Summer is a busy time for most folks as we tend to take full advantage of the nice weather by hitting the road and traveling to different vacation destinations.

The negative effect of this is, most people who foster stray dogs throughout the year are not able to take care of the pets they are saving. While pet adoption rates go up, the foster program declines.

Black Dog Animal Rescue is trying to counter that by offering half-off adoption fees for all dogs over 5 months during the entire month of July. They are also looking volunteer foster homes in Cheyenne, Laramie, and Casper. Read the press release below to find out how you can help:


Wyoming – Black Dog Animal Rescue, the only private rescue group in Wyoming committed to providing life-saving options exclusively for those animals most at risk within the state, is hoping to create more room in its foster home program for the more than 2 dozen dogs currently on its waiting list.
Relying solely on the volunteer spirit and compassion of members of the community, BDAR is only able to rescue as many dogs as it can place into foster homes. Those homes serve as a temporary safety net and shelter for the dogs while they await adoption. Foster homes are supported through training and mentoring and are provided with food, training tools, and other needed supplies. BDAR also covers 100% of veterinary costs for fostered dogs.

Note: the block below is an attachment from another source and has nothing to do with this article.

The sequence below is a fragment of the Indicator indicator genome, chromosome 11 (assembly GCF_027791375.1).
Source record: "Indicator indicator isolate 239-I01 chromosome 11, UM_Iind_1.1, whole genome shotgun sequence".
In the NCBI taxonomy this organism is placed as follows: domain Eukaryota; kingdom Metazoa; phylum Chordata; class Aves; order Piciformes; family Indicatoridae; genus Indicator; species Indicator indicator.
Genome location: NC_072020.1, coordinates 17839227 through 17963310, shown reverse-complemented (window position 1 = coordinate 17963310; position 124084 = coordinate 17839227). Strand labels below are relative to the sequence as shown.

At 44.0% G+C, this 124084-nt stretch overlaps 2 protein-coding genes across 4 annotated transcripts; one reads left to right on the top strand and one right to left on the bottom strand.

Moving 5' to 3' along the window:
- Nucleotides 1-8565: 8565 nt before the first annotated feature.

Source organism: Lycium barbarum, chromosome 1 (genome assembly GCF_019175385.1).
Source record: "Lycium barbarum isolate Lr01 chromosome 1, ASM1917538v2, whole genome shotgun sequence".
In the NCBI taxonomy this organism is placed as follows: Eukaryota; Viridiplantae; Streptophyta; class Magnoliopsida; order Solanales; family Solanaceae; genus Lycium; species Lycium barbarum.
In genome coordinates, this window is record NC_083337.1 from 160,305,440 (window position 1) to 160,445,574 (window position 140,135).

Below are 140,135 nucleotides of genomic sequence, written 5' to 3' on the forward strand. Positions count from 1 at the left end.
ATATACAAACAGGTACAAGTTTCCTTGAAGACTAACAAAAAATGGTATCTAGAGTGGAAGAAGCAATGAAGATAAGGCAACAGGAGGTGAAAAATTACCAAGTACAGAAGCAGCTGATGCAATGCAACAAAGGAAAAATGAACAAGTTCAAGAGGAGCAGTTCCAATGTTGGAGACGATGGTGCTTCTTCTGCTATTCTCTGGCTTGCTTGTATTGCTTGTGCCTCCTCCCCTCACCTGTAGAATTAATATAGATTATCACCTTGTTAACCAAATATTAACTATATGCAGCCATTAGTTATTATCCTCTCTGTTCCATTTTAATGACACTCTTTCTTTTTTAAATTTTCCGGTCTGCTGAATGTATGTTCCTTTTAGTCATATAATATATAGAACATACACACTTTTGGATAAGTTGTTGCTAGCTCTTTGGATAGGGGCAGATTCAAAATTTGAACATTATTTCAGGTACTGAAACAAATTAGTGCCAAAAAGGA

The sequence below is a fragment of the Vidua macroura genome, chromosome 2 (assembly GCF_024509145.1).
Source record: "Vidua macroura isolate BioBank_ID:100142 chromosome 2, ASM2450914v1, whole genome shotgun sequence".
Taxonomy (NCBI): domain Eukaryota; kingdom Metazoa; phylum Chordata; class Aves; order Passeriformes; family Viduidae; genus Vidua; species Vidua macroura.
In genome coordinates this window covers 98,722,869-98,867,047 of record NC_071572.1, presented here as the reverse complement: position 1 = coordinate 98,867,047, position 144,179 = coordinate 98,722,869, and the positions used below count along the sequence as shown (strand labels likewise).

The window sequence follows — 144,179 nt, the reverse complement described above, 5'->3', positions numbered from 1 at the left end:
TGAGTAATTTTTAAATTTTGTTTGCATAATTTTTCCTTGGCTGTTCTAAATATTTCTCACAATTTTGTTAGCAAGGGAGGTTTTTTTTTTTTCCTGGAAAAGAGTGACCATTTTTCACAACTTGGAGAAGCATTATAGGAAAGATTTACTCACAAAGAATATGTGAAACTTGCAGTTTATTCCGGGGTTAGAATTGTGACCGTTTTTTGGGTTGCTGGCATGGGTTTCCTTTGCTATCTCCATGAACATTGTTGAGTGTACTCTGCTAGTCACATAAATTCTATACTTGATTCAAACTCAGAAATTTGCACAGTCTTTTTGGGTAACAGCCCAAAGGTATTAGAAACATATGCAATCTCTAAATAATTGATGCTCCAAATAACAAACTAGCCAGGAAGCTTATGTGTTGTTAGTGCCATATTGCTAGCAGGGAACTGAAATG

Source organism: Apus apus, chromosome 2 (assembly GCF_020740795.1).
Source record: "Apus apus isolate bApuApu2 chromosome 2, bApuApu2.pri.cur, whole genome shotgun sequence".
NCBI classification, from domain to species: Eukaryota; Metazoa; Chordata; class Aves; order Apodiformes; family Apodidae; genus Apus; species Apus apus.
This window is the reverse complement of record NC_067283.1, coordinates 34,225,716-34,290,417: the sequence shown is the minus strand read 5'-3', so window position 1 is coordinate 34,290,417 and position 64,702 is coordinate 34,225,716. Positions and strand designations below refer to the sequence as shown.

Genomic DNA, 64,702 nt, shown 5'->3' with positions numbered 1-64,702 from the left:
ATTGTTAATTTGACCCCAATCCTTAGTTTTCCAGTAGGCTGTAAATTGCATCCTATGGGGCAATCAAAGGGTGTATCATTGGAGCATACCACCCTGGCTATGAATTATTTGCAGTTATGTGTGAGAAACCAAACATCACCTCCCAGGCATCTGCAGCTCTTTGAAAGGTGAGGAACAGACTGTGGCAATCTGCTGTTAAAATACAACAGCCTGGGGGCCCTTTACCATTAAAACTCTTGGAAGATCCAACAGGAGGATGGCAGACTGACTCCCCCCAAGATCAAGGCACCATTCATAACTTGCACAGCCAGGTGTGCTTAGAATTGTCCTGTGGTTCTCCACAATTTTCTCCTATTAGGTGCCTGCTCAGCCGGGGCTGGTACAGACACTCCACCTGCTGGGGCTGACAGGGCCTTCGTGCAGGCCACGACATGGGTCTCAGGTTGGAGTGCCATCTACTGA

Due to the growing list of dogs awaiting transfer into the program, and the limited number of available foster homes, BDAR is reducing adoption fees to half off for dogs over 5 months of age throughout the month of July. All adopted dogs come already spayed or neutered, current on age appropriate vaccinations, microchipped, and with 30 free days of pet health insurance.
“Summer is often our busiest adoption season,” says Britney Wallesch, Executive Director. “But it is also the time of year a lot of our regular volunteers take time off to travel and vacation. Therefore, the capacity of the foster home program is much reduced. As a result, our waiting list for dogs who need immediate rescue placement is growing longer by the day. Now would be a wonderful time to aid our life-saving efforts by adopting or fostering.”
BDAR is a state-wide agency with volunteer groups in Cheyenne, Casper, and Laramie. Residents of these communities are encouraged to contact the organization about adoptable dogs or to volunteer to help. Since all of the dogs residing in BDAR’s foster program come from shelters in Wyoming, volunteers have the opportunity to make a big impact for local pets.
For more information about adoptions or volunteering, visit www.bdar.org or call 307-214-6600.